Subject: I have found a DVD that I think you would enjoy
If aliens came down to earth to see if humanity was worth saving, showing them Short Cuts, Robert Altman's bluesy riff on life in L.A. in the '90s, would not be a good idea. Based on the stories of Raymond Carver (adapted ... more »
It's Long but it Resonates!
Archmaker | California | 04/05/2002
(5 out of 5 stars)
"Robert Altman takes another large cast and tells engrossing, interconnected and overlapping tales of modern LA life as no one else can. Based on the short stories of Raymond Carver, yes, the movie is long, 189 minutes long to be exact. But what stories! They echoed and resonated and stayed with me and I can't imagine what you would cut. So, its 189 minutes. Take your time.There isn't a "movie minute" in the whole film, which doesn't mean there aren't surprises. These people act like real people, they do what real people do, which means they surpise the hell out of you all the time. Character is revealed not so much by words but by unanticipated responses and actions.I don't want to divulge too much of the individual stories as it would spoil the moments of revelation. Suffice it to say, Tim Robbin's arrogant philandering motorcyle cop, Fred Ward's obtuse & callous fisherman, Lori Singer's sad cellist, Jack Lemmon's pathetic loser, Lily Tomlin & Tom Waits alcoholic trailer trash, Lyle Lovett's mistaken baker, Chris Penn's inwardly raging pool- cleaner, Davidson's & MacDowell's anxious parents, Modine's jealous surgeon, Gallagher's vengeful Ex, and all the other terrific performances both light and dark, will stay with you when the movie has ended.This is Altman back doing what Altman does best, catching lightning in a bottle, and great performances on celluloid. First rate!"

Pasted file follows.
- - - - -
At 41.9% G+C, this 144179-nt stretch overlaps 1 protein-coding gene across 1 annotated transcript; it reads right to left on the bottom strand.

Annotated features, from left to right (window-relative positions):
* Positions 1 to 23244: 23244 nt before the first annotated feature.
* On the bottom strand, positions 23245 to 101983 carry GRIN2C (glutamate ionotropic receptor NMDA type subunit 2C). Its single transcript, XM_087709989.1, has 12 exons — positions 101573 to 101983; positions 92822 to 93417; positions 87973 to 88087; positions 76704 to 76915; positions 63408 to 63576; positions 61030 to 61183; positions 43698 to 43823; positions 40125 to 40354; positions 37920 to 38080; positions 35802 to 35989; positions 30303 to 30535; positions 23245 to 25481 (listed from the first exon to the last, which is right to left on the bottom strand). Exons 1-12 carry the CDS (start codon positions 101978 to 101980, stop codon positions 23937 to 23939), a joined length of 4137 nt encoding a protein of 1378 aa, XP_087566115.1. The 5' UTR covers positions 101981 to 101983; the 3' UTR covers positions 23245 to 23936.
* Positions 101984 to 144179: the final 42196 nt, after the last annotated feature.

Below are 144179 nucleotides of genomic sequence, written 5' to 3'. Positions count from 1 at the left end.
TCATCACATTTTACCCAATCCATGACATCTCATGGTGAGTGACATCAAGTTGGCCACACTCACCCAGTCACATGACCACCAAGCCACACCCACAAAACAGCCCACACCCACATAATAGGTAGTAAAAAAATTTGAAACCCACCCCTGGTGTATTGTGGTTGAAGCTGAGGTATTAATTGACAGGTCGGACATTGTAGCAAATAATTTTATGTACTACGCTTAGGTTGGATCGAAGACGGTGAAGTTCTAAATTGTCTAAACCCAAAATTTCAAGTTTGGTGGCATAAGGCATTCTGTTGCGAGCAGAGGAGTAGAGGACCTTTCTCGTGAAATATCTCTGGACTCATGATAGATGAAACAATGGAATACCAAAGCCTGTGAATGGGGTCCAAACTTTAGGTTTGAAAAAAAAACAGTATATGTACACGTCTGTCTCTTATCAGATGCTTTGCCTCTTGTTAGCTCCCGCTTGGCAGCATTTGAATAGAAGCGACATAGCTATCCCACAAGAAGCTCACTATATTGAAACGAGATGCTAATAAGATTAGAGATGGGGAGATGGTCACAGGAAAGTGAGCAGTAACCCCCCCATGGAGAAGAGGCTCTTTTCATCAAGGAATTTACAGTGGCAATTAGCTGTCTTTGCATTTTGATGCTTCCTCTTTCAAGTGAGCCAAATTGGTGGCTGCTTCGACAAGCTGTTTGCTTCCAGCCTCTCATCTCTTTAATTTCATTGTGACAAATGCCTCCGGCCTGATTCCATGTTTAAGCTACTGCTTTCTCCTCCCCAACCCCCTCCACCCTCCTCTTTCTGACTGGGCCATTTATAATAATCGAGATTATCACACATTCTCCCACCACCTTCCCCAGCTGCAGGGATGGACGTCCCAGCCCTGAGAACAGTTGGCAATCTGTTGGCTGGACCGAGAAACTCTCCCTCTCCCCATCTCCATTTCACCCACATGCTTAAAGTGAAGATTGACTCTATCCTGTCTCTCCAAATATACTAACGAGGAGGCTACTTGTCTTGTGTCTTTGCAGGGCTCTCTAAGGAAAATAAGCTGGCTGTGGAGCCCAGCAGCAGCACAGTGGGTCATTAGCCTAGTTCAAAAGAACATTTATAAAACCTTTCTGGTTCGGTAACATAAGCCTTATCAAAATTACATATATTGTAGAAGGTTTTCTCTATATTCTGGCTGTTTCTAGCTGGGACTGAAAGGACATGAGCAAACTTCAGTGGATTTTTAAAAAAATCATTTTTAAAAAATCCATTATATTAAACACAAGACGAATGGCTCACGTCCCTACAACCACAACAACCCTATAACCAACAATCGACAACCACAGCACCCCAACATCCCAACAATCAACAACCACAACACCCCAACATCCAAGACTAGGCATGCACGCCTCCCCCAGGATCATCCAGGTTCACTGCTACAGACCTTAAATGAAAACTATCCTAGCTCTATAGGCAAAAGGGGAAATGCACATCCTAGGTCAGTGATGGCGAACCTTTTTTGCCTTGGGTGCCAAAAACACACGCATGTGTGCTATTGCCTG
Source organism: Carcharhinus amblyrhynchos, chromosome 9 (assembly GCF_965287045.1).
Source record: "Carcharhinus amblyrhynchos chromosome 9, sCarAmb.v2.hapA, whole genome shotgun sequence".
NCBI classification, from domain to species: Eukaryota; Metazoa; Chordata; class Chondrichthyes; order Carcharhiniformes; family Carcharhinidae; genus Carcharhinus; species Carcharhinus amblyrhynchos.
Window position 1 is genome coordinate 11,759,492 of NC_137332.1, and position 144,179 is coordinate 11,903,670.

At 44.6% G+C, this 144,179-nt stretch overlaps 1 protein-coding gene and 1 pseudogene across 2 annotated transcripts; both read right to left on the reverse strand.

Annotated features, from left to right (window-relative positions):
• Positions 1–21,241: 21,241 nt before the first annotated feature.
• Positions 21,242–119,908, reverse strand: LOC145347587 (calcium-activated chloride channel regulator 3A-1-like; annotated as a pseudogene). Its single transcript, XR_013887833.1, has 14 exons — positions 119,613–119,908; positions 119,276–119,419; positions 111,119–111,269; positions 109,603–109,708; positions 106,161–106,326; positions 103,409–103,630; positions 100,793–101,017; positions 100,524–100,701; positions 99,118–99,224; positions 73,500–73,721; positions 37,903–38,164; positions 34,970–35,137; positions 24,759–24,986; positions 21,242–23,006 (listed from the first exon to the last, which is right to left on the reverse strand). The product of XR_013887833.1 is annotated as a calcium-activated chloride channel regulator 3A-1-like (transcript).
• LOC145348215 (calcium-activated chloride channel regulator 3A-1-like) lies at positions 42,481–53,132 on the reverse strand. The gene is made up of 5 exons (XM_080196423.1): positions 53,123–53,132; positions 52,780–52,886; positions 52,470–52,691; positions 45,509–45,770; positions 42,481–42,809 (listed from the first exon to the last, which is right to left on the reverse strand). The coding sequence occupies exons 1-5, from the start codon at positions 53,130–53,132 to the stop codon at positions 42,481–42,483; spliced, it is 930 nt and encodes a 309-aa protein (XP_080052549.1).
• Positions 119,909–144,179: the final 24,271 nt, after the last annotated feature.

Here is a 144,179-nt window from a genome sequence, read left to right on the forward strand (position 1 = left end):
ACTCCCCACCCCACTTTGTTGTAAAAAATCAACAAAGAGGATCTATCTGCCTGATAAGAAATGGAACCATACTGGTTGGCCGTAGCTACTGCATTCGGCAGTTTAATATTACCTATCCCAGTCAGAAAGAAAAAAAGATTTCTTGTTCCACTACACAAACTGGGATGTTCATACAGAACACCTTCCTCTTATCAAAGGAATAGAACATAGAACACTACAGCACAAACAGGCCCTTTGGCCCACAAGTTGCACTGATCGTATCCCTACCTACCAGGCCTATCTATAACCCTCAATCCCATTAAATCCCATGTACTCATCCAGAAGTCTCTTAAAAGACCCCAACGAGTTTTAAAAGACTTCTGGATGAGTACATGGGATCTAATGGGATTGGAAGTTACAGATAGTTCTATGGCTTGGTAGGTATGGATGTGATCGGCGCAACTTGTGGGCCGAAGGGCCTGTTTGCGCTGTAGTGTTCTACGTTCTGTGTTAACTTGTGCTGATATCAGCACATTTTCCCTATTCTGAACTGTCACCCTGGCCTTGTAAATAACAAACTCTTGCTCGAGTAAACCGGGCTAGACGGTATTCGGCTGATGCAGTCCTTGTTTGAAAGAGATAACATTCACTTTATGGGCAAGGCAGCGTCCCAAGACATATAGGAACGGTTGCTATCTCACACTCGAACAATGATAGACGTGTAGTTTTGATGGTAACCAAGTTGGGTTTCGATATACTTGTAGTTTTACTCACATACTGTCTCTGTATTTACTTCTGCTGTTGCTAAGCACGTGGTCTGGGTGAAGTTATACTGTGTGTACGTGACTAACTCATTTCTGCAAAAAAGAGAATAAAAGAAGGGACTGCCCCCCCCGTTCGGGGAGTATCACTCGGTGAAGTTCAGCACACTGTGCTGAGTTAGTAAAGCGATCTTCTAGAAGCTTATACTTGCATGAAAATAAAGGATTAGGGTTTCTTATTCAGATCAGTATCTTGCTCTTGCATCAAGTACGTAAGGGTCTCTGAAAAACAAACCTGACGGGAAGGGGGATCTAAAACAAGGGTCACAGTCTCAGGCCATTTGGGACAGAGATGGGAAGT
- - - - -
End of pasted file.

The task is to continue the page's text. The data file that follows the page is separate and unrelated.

Brilliant Psychosocial Drama in Disjointed Cinematic Journey
Kim Anehall | Chicago, IL USA | 12/04/2004
(5 out of 5 stars)
"In society, people end up with careers and lives through situational opportunity and the coincidence of chance that struck them at a sudden moment. Short Cuts grasps this notion as a large number of characters, 22 to be precise, interact directly or indirectly through a wide variety of different opportunities and chances. The connection is that these character's ties are of variable closeness, as some know each other, some get to know each other, and some never get to know of the existence of one another, yet every action has an effect on everyone. It is this moment, which Robert Altman seizes, as Short Cuts becomes a tale of the little and epic episodes of life.